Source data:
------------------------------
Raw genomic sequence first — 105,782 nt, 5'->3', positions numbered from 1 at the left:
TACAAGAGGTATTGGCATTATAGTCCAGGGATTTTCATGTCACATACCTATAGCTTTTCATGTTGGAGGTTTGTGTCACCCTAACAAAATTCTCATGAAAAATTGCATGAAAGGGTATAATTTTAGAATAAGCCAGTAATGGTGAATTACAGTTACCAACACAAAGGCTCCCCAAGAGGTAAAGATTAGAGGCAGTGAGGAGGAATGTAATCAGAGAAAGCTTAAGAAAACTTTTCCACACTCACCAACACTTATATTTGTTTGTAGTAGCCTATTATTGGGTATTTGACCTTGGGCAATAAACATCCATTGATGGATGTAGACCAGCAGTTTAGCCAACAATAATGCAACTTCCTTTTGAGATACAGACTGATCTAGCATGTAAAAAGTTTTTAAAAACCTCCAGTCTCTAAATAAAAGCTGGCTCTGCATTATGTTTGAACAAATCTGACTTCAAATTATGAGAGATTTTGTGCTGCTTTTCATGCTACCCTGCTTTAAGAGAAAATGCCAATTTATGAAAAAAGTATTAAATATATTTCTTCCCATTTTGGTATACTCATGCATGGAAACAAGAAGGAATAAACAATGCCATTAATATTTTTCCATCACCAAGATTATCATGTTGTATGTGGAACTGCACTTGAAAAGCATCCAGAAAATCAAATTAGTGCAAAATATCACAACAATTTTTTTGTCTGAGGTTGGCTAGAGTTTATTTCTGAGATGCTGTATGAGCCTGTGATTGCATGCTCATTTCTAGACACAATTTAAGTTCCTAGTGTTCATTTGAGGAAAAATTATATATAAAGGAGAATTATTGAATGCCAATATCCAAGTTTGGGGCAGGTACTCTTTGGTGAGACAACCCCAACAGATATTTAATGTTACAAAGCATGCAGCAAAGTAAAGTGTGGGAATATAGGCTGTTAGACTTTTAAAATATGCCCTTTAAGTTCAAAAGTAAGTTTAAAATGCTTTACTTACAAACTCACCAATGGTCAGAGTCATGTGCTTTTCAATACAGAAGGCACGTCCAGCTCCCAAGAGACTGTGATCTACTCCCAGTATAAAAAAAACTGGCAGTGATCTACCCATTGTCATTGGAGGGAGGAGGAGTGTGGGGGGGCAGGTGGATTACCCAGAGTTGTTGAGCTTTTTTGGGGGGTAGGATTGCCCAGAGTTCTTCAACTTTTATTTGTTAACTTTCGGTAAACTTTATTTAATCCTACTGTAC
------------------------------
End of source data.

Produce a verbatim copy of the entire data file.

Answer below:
Raw genomic sequence first — 105,782 nt, 5'->3', positions numbered from 1 at the left:
TACAAGAGGTATTGGCATTATAGTCCAGGGATTTTCATGTCACATACCTATAGCTTTTCATGTTGGAGGTTTGTGTCACCCTAACAAAATTCTCATGAAAAATTGCATGAAAGGGTATAATTTTAGAATAAGCCAGTAATGGTGAATTACAGTTACCAACACAAAGGCTCCCCAAGAGGTAAAGATTAGAGGCAGTGAGGAGGAATGTAATCAGAGAAAGCTTAAGAAAACTTTTCCACACTCACCAACACTTATATTTGTTTGTAGTAGCCTATTATTGGGTATTTGACCTTGGGCAATAAACATCCATTGATGGATGTAGACCAGCAGTTTAGCCAACAATAATGCAACTTCCTTTTGAGATACAGACTGATCTAGCATGTAAAAAGTTTTTAAAAACCTCCAGTCTCTAAATAAAAGCTGGCTCTGCATTATGTTTGAACAAATCTGACTTCAAATTATGAGAGATTTTGTGCTGCTTTTCATGCTACCCTGCTTTAAGAGAAAATGCCAATTTATGAAAAAAGTATTAAATATATTTCTTCCCATTTTGGTATACTCATGCATGGAAACAAGAAGGAATAAACAATGCCATTAATATTTTTCCATCACCAAGATTATCATGTTGTATGTGGAACTGCACTTGAAAAGCATCCAGAAAATCAAATTAGTGCAAAATATCACAACAATTTTTTTGTCTGAGGTTGGCTAGAGTTTATTTCTGAGATGCTGTATGAGCCTGTGATTGCATGCTCATTTCTAGACACAATTTAAGTTCCTAGTGTTCATTTGAGGAAAAATTATATATAAAGGAGAATTATTGAATGCCAATATCCAAGTTTGGGGCAGGTACTCTTTGGTGAGACAACCCCAACAGATATTTAATGTTACAAAGCATGCAGCAAAGTAAAGTGTGGGAATATAGGCTGTTAGACTTTTAAAATATGCCCTTTAAGTTCAAAAGTAAGTTTAAAATGCTTTACTTACAAACTCACCAATGGTCAGAGTCATGTGCTTTTCAATACAGAAGGCACGTCCAGCTCCCAAGAGACTGTGATCTACTCCCAGTATAAAAAAAACTGGCAGTGATCTACCCATTGTCATTGGAGGGAGGAGGAGTGTGGGGGGGCAGGTGGATTACCCAGAGTTGTTGAGCTTTTTTGGGGGGTAGGATTGCCCAGAGTTCTTCAACTTTTATTTGTTAACTTTCGGTAAACTTTATTTAATCCTACTGTAC